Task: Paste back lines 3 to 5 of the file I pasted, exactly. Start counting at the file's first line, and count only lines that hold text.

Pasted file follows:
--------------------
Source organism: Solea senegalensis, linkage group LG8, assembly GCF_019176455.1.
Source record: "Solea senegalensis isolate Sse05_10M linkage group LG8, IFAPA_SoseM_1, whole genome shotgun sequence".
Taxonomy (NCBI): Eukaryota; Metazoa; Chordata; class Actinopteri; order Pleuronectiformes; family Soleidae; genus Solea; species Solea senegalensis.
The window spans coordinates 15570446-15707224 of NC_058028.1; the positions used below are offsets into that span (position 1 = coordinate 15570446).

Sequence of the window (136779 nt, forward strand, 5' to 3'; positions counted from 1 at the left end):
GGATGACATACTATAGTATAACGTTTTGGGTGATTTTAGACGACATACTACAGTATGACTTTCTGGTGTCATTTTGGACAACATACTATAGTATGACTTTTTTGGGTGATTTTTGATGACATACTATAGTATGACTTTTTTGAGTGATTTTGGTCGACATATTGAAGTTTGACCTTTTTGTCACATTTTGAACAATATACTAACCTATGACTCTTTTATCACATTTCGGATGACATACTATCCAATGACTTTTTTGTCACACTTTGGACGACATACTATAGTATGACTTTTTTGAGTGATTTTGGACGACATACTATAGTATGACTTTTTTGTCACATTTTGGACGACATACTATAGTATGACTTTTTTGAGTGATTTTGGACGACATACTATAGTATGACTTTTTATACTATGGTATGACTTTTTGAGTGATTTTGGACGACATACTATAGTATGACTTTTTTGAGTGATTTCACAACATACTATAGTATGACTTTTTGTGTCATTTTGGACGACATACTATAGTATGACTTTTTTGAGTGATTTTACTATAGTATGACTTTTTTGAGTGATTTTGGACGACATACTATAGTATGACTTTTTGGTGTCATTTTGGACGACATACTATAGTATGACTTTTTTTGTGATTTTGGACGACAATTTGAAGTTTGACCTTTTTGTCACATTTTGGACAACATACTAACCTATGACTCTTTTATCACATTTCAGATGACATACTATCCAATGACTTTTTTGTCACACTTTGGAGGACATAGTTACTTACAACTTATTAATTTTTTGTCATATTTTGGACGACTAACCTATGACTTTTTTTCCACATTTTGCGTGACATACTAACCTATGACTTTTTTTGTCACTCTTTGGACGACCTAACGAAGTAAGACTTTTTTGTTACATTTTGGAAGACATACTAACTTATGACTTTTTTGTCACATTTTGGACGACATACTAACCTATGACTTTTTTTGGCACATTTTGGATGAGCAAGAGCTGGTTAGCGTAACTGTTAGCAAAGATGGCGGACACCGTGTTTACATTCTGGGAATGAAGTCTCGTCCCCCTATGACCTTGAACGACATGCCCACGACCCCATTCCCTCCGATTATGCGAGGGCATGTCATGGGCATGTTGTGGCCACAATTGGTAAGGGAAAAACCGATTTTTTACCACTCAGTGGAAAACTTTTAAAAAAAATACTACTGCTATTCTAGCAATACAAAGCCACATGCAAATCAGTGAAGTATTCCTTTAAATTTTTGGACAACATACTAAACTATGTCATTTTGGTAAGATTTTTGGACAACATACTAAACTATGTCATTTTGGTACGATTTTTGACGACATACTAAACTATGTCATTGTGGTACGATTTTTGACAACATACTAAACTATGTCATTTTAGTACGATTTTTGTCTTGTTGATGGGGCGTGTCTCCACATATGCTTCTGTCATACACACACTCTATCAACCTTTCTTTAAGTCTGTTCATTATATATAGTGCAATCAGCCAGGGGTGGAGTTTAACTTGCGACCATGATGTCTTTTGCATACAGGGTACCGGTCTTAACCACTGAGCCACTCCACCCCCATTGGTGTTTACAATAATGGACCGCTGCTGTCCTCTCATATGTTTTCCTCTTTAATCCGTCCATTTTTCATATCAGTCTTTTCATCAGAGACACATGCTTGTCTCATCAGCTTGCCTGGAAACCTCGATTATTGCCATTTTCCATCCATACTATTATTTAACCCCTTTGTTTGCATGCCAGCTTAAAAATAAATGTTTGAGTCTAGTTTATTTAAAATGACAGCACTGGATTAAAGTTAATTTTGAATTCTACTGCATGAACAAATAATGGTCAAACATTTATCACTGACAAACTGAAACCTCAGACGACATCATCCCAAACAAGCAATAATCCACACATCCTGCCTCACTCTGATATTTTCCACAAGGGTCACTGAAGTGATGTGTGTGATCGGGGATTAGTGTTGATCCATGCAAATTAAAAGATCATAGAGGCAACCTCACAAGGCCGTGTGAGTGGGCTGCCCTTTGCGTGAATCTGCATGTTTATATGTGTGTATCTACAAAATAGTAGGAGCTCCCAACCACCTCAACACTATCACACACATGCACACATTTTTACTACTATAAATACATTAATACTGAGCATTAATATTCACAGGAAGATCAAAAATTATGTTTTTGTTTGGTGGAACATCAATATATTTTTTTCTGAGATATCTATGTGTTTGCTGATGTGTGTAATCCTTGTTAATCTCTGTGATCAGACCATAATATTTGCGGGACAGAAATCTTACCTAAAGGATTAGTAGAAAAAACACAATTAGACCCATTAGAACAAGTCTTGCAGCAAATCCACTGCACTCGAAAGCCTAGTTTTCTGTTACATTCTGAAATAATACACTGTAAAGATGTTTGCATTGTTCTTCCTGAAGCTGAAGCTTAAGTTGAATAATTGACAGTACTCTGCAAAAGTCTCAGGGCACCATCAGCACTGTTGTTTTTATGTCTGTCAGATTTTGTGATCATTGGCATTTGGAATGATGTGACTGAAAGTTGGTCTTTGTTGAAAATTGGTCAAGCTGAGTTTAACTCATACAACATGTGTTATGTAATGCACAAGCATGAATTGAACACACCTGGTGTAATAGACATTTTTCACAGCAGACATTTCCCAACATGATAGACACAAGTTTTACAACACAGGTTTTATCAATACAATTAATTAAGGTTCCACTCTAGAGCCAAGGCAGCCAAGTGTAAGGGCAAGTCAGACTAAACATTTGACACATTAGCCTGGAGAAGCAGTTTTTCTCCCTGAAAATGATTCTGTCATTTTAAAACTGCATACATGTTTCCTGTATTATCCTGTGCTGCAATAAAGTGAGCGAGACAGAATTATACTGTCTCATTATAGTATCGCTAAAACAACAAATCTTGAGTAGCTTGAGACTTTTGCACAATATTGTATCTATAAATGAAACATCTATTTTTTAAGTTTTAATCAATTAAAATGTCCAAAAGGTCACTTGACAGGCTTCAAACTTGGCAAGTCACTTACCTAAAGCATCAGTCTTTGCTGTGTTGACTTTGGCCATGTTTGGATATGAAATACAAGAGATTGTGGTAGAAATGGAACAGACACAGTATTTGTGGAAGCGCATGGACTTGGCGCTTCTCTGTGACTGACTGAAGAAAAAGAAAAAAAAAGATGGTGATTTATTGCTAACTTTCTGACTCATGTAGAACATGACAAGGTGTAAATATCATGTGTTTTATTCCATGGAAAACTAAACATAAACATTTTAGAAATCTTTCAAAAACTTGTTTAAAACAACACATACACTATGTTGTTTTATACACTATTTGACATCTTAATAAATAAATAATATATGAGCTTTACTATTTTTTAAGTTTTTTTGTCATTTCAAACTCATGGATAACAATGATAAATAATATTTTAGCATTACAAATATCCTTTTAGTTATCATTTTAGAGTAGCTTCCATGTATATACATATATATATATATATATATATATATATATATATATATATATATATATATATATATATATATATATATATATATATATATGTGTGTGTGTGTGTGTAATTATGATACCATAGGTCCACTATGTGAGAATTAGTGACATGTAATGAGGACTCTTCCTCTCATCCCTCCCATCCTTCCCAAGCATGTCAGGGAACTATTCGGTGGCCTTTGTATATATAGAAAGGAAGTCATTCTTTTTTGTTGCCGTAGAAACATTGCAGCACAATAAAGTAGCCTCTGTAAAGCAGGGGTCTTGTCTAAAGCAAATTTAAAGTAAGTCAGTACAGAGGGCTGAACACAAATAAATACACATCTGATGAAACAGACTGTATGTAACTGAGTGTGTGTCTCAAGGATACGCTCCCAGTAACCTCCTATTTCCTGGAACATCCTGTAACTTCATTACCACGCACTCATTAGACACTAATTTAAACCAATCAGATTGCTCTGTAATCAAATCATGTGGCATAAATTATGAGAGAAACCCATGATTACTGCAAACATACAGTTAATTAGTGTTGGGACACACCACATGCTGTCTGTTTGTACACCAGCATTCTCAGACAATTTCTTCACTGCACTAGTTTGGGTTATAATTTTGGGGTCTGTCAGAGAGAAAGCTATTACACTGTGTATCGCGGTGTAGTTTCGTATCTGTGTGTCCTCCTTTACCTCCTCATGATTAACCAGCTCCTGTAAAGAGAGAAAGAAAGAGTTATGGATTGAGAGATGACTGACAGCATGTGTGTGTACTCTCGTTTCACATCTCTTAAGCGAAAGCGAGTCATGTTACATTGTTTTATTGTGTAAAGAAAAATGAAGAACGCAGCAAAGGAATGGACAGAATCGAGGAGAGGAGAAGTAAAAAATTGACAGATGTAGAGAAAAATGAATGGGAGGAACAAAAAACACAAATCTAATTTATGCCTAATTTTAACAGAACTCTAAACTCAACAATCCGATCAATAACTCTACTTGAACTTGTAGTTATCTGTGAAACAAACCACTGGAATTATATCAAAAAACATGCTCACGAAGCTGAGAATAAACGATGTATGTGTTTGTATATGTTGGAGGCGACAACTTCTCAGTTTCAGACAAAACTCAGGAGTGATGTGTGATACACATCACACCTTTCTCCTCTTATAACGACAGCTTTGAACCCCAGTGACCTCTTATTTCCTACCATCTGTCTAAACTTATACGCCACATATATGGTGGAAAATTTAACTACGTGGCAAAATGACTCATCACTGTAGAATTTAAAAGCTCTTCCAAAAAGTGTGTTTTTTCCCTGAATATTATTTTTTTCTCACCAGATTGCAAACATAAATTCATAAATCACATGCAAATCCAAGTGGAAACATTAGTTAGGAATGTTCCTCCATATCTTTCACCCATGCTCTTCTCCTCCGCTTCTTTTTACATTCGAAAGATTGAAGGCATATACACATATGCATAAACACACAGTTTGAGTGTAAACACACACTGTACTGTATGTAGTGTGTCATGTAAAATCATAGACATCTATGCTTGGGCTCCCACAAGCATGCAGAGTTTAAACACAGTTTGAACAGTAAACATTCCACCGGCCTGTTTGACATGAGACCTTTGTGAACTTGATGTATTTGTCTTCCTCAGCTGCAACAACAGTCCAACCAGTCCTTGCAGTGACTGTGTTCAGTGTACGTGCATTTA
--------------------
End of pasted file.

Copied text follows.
Taxonomy (NCBI): Eukaryota; Metazoa; Chordata; class Actinopteri; order Pleuronectiformes; family Soleidae; genus Solea; species Solea senegalensis.
The window spans coordinates 15570446-15707224 of NC_058028.1; the positions used below are offsets into that span (position 1 = coordinate 15570446).

Sequence of the window (136779 nt, forward strand, 5' to 3'; positions counted from 1 at the left end):